Having originally moved to Japan for her doctoral studies, Prof. Catherine Ludvik has taught Stanford students about the intersection of Kyoto’s religious and artistic life since shortly after the university established a permanent program here. Since then, Catherine has built up an extensive understanding of this important facet of Kyoto’s cultural heritage, which continues to evolve in line with wider societal changes. Prof. Ludvik speaks to Dr. Mike Hugh, director of the BOSP Program in Kyoto, about her experience of living in Kyoto, her long and special association with the Shikoku Pilgrimage, her teaching for Stanford, and also how religious life in Kyoto is being impacted by COVID-19.
Prof. Catherine Ludvik obtained a Ph.D. at the University of Toronto in the Centre for the Study of Religion and teaches Japanese religion, visual arts, culture and history at Doshisha University and Kyoto Sangyo University. Spanning Indian and Japanese religions and their visual arts, her research interests focus on the metamorphoses of originally Indian deities in texts, images and rituals of Japan, as well as on ascetic practices and pilgrimage. Prof. Ludvik is the author of Recontextualizing the Praises of a Goddess (2006) and Sarasvati, Riverine Goddess of Knowledge (2007). She is currently researching the goddess Uga-Benzaiten and the Shikoku Henro pilgrimage. She has taught courses on Japanese religion, visual arts and gardens on the Stanford Program in Kyoto since 2001.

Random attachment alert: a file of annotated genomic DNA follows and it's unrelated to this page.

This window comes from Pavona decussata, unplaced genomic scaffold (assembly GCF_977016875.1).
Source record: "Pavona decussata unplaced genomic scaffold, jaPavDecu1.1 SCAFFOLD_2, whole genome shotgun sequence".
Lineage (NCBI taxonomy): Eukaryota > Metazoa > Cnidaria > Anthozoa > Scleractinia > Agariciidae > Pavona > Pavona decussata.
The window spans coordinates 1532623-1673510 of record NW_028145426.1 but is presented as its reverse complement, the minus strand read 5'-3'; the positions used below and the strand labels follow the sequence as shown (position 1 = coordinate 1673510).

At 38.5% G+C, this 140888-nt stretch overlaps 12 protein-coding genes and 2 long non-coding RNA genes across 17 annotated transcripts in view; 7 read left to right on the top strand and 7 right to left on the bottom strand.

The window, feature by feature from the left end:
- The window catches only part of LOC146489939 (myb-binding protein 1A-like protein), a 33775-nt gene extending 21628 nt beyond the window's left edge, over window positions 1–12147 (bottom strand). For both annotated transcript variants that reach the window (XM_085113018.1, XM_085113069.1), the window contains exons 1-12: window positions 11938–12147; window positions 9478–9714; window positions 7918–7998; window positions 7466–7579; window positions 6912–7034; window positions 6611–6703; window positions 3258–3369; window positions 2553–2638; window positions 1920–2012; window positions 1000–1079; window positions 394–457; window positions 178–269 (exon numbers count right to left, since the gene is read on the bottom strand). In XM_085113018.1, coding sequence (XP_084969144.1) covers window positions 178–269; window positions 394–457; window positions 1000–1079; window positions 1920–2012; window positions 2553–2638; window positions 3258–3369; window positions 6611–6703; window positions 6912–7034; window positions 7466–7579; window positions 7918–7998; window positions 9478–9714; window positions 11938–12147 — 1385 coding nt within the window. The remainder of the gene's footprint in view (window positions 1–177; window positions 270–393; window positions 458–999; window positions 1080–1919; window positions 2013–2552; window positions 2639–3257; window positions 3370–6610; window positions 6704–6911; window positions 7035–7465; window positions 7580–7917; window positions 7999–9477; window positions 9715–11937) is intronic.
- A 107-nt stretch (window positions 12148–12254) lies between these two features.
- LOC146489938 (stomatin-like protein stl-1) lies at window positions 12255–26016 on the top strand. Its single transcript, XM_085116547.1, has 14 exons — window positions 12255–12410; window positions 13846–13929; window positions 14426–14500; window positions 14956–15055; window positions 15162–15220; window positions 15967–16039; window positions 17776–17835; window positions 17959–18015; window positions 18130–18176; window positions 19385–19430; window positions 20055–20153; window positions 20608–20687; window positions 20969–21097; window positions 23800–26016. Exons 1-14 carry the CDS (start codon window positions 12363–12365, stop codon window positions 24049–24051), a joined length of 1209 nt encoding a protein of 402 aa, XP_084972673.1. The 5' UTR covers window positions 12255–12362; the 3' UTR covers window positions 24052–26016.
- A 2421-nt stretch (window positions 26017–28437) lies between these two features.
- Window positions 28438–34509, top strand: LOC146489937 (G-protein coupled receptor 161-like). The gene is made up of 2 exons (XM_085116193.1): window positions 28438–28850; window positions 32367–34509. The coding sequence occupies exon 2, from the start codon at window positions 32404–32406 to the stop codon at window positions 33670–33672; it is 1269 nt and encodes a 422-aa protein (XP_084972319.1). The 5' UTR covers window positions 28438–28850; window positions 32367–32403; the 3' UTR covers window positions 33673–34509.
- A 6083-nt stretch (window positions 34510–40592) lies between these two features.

Dr. Mike Hugh has been director of the Stanford Program in Kyoto since 2013.